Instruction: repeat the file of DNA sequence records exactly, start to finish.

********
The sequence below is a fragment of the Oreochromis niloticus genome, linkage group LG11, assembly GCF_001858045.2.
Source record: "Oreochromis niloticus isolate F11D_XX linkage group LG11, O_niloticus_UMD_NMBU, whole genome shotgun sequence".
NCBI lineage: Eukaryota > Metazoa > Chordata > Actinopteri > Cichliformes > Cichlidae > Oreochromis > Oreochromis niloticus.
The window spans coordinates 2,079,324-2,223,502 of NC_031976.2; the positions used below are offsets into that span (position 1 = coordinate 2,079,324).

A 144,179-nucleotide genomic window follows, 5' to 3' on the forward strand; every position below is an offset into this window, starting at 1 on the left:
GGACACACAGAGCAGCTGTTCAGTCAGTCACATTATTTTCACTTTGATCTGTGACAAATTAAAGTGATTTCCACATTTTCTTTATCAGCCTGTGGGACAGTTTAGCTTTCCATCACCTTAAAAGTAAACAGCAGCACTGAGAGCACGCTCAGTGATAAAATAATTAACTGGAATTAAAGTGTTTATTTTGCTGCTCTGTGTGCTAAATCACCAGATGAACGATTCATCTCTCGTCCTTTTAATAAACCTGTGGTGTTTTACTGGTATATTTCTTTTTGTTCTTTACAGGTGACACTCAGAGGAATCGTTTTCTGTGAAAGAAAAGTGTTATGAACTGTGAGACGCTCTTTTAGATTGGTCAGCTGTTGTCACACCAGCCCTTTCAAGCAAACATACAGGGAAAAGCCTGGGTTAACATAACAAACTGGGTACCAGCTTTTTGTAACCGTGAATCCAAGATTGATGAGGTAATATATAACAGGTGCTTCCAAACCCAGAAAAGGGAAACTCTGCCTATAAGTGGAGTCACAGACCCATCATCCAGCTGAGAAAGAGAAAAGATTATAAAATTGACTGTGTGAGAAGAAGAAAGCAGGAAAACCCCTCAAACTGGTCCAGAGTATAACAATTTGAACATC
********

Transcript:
The sequence below is a fragment of the Oreochromis niloticus genome, linkage group LG11, assembly GCF_001858045.2.
Source record: "Oreochromis niloticus isolate F11D_XX linkage group LG11, O_niloticus_UMD_NMBU, whole genome shotgun sequence".
NCBI lineage: Eukaryota > Metazoa > Chordata > Actinopteri > Cichliformes > Cichlidae > Oreochromis > Oreochromis niloticus.
The window spans coordinates 2,079,324-2,223,502 of NC_031976.2; the positions used below are offsets into that span (position 1 = coordinate 2,079,324).

A 144,179-nucleotide genomic window follows, 5' to 3' on the forward strand; every position below is an offset into this window, starting at 1 on the left:
GGACACACAGAGCAGCTGTTCAGTCAGTCACATTATTTTCACTTTGATCTGTGACAAATTAAAGTGATTTCCACATTTTCTTTATCAGCCTGTGGGACAGTTTAGCTTTCCATCACCTTAAAAGTAAACAGCAGCACTGAGAGCACGCTCAGTGATAAAATAATTAACTGGAATTAAAGTGTTTATTTTGCTGCTCTGTGTGCTAAATCACCAGATGAACGATTCATCTCTCGTCCTTTTAATAAACCTGTGGTGTTTTACTGGTATATTTCTTTTTGTTCTTTACAGGTGACACTCAGAGGAATCGTTTTCTGTGAAAGAAAAGTGTTATGAACTGTGAGACGCTCTTTTAGATTGGTCAGCTGTTGTCACACCAGCCCTTTCAAGCAAACATACAGGGAAAAGCCTGGGTTAACATAACAAACTGGGTACCAGCTTTTTGTAACCGTGAATCCAAGATTGATGAGGTAATATATAACAGGTGCTTCCAAACCCAGAAAAGGGAAACTCTGCCTATAAGTGGAGTCACAGACCCATCATCCAGCTGAGAAAGAGAAAAGATTATAAAATTGACTGTGTGAGAAGAAGAAAGCAGGAAAACCCCTCAAACTGGTCCAGAGTATAACAATTTGAACATC